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Gaelic: Beannchar
Banchory highstreet.jpg
Banchory High Street
Grid reference: NO698958
Location: 57°3’18"N, 2°29’24"W
Population: 6,034  (2001)
Post town: Banchory
Postcode: AB31
Dialling code: 01330
Local Government
Council: Aberdeenshire
W. Aberdeenshire & Kincardine

Banchory is a small town in Kincardineshire at the gateway to Royal Deeside. It is found some 18 miles west of Aberdeen, near where the Feugh River meets the River Dee. The parish of Banchory-Ternan extends to over 20,000 acres, 1,058 of which lie north of the Corrichie Burn which forms the county border with Aberdeenshire.

Banchory is the largest town in the area and trade is centred on its High Street. It has a number of hotels and restaurants including the Stag Hotel, Scott Skinners Bar and Restaurant, the Burnett Arms, and the Douglas Arms. The shops include newsagents, sports shops and chemists.

Since the 1970s, the town has grown steadily. Since 2001 there has been rapid expansion. A large forested area 'the Hill of Banchory', owned by the Burnett family (owners of Crathes Castle), to the north east of the town has been replaced by a large housing estate and an influx of new residents.

Name and origin of the town

The name of Banchory is from the Gaelic Beannchar, meaning "blessed place". It is thought to be derived from an early Christian settlement founded by St Ternan, believed to be a follower of St Ninian and who established a college on the banks of the River Dee to teach Christianity and agriculture to the local Picts. The village and the parish were called Banchory Ternan until the 1970s.

The original Gaelic form is almost identical to that of Bangor, County Down, of similar meaning, and the latter also the site of a monastery. Relics associated with St. Ternan were preserved by hereditary keepers at Banchory until the Reformation]]. Two early Christian cross-slabs survive in or near the old churchyard on the site of the early church. One is built into a corner of the 'mort house' in the churchyard, and shows two crosses incised in a worn pink granite slab. The other is a ringed cross in relief built into the wall facing the main road outside the churchyard.

Land use

As a small rural town, surrounded by forestry and agricultural land, Banchory has seen considerable expansion in recent years. Development pressure continues to be strong and the town's population now exceeds 8,000. As Banchory expands, more demands are placed on local infrastructure such as doctors, dentists, sports facilities, swimming pool and schools. In recent years, the Bellfield Doctor's Surgery, the Fountain Dental Surgery, the Morrisons Supermarket and Banchory Academy have all undergone extended and upgraded facilities. In 2010, Tesco's built an eco-store to the West of the town, it is hoped this will encourage further residential development to this end of the village.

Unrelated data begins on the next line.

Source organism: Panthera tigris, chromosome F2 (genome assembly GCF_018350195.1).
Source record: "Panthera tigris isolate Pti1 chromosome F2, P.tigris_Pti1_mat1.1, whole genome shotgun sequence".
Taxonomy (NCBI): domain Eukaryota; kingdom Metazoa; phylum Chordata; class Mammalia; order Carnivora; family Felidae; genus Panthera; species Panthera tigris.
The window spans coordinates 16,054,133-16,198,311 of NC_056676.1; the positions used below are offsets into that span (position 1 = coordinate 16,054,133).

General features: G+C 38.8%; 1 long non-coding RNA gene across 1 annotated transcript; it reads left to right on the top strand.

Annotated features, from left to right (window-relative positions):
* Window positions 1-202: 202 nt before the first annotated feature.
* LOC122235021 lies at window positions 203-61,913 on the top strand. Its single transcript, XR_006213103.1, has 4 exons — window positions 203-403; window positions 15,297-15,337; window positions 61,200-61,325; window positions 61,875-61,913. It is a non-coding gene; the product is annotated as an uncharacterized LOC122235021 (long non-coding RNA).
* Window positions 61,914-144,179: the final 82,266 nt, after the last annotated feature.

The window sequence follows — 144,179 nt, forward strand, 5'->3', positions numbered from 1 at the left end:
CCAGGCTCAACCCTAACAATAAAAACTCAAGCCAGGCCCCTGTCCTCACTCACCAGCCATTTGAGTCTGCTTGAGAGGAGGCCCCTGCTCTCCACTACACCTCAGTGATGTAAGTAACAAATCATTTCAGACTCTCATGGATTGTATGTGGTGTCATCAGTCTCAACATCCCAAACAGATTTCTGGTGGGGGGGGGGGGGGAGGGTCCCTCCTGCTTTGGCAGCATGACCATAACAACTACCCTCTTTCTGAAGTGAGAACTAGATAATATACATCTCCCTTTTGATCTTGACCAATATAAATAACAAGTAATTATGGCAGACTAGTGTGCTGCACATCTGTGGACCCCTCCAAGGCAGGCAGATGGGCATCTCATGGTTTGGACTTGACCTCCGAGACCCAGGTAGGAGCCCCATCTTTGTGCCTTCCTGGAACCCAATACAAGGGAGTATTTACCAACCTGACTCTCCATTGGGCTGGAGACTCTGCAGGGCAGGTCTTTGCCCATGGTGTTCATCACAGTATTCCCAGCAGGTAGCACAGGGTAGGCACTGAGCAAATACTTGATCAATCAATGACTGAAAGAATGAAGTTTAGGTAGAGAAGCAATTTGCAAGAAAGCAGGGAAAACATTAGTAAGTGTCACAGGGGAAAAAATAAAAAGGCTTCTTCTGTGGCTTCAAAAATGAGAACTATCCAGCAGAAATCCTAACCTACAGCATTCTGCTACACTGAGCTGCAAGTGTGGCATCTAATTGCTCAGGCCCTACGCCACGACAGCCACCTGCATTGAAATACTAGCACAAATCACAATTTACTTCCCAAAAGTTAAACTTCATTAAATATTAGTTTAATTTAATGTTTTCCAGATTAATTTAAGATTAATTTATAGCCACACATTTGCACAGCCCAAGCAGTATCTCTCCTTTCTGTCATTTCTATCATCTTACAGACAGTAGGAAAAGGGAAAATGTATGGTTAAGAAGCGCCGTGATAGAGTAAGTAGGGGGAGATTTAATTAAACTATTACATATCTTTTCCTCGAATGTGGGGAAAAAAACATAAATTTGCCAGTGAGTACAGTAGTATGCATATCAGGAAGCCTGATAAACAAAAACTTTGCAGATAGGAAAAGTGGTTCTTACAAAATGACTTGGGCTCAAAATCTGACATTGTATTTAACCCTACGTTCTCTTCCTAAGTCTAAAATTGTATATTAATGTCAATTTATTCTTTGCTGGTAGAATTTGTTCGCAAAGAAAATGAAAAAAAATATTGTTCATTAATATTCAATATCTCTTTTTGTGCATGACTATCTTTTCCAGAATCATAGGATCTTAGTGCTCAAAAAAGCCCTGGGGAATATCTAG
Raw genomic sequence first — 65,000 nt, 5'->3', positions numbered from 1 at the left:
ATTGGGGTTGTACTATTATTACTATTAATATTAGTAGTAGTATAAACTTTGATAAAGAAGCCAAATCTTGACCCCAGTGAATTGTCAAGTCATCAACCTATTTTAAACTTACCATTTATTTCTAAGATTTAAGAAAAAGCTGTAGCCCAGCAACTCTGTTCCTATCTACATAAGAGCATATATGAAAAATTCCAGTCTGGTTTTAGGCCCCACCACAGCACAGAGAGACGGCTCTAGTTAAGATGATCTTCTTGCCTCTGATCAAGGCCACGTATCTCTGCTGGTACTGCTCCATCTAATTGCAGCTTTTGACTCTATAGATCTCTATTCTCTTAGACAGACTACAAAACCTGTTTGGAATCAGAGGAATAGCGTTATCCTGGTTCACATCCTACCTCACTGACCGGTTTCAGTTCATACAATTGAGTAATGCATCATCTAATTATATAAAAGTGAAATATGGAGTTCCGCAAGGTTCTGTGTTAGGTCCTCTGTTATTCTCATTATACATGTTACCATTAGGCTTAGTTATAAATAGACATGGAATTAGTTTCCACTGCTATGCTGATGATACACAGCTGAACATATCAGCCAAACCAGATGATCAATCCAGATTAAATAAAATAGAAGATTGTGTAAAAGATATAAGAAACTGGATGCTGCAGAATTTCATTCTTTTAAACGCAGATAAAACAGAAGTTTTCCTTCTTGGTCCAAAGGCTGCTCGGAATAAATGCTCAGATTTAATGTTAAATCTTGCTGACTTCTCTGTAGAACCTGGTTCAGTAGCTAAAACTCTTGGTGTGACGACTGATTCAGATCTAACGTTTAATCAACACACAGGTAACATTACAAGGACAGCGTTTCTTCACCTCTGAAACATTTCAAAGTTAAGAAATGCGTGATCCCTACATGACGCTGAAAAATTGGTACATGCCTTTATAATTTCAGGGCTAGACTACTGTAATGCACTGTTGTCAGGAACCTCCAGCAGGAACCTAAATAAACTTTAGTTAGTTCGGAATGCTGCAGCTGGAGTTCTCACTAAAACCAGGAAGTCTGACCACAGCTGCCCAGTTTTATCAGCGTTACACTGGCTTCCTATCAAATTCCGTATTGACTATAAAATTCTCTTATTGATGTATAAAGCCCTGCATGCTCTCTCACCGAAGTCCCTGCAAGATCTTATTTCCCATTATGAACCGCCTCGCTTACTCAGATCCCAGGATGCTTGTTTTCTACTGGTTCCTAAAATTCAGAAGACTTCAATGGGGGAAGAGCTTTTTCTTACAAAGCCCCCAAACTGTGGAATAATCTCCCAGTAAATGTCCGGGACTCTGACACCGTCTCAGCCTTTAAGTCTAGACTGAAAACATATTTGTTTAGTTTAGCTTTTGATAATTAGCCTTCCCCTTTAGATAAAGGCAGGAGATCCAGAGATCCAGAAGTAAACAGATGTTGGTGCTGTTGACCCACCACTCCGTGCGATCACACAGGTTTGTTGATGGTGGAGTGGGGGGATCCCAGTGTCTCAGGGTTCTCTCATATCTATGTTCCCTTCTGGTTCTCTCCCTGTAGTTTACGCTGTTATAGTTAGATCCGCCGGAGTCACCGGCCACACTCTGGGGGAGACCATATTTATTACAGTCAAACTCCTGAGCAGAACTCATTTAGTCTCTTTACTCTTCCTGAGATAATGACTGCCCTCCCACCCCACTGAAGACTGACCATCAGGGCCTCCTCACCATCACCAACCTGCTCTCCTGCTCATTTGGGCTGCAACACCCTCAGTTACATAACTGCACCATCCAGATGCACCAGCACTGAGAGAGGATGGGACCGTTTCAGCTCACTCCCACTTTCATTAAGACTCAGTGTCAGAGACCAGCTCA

Banchory Academy is a state secondary school, with a school roll of over 950. Despite strong opposition from the local community, a retirement home 'Dalvenie Home' was built on land next to the Academy in the 1990s. The planning process was taken to the Scottish Office where local opposition was overruled. The retirement home opened in 2001 and has restricted expansion of the Academy and the adjacent sports centre.

The pressure for development and the value of land in Banchory means that the Primary and Secondary School Campus area is being considered for sale to housing developers, with sites for a new Academy and a new Primary being investigated.


Churches in Banchory include:

Things in and about the town

As the gateway to Royal Deeside, Banchory attracts many visitors. It is surrounded by lovely rural countryside and attractive hills. For the visitor, the town has much to offer with two famous castles nearby, Crathes Castle and Drum Castle, both run by the National Trust for Scotland.

The Bridge of Feugh offers the chance to see salmon leaping and there are numerous golf courses nearby.[1]

The Banchory show is held every July and attracts a good sized crowd to King George V Park. There is an Agricultural Show, Dog Show, Craft Fair, Highland Dancing Competition and the Scolty Hill Race, as well as traditional fairground stalls and games.[2]

The Royal Deeside Railway originating at Milton of Crathes will shortly run to Banchory; this line is part of the original line to Ballater.

The small town museum recognises that this is the birthplace of James Scott Skinner. Local landmarks include Scolty hill; a hill topped by a tower monument, a memorial to General Burnett who fought alongside Wellington.

The station, closed in 1966

Local football teams include Banchory St Ternan, Banchory Boys Club and Banchory Amateurs. It also has the Banchory Beavers swimming team and the Banchory Stags Basketball Club. Banchory has three summer league football teams (Banchory thistle, Banchory youngstars and Banchory stoats) which compete in the mid-Deeside summer league.

Banchory is also home to the widest road-side pavement in the United Kingdom. The section of pavement along Station Road which was formerly a bus-stop before being filled over with tarmac is 17 feet 8 inches in width.


Outside links